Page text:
Donald McIntyre remains one of the most intelligent interpreters of Wotan ever committed to videotape. The famous moment when he stares into a mirror and removes the covering from his mutilated eye remains a signature image of this Ring Cycle. His reliable bass-baritone lacks warmth and some of the sonorous depth associated with the part (although this may be due to Boulez’ interpretation of the score.) However, this remains a deeply understood reading of the character that makes perfect dramatic sense. And he dominates the latter half of the third act, singing a moving Wotan’s Farewell despite an orchestral accompaniment that wants to make it as brief as possible.

Paul J. Pelkonen | February 19, 2010


The second instalment of Patrice Chéreau’s 1980 Bayreuth Ring cycle is set, like Das Rheingold, in a sort of industrial bourgeois late 19th century. One would almost say steampunk if that were not an anachronism. Actually the “industrial” side is much less evident than in the earlier work. There’s a sort of astrolabe/pendulum thing in Valhalla but that’s about it. Setting aside, the story telling is very straightforward; so much so that it takes a real effort of the imagination to get into a mindset where this production could ever have been considered controversial. It’s quite literal; Brünnhilde has a helmet and breast and back plates (worn over a rather severe grey dress), Wotan has a spear, Siegmund has a sword. There’s not an assault rifle or light sabre to be seen. It is though dramatically effective.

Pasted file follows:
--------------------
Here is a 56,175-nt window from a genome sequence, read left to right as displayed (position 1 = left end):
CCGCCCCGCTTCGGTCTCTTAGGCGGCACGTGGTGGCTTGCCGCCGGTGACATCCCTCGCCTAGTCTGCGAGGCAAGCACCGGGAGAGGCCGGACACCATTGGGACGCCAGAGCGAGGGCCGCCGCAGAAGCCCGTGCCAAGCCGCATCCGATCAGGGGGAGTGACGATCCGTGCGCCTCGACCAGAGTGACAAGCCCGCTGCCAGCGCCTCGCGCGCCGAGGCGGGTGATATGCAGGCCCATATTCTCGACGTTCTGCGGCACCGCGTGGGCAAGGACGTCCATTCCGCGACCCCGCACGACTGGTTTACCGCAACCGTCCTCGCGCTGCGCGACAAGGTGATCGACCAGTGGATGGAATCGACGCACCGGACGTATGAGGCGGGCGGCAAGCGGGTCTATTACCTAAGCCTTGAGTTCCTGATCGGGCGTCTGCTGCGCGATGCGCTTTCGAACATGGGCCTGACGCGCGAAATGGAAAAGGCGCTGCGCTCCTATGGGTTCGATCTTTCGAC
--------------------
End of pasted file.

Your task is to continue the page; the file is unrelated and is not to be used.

Act 1 is set in a rather grand neo-classical hall with a realistic tree in the middle. It’s an effective backdrop for some really fine singing and acting. The chemistry between Jeannette Altmeyer’s Sieglinde and Peter Hofmann’s Siegmund is excellent and Matti Salminen makes a convincingly menacing Hunding. There’s really passion and fine ardent singing culminating in a terrific Winterstürme. It all makes a pretty convincing case for this being one of the finest acts in all of opera.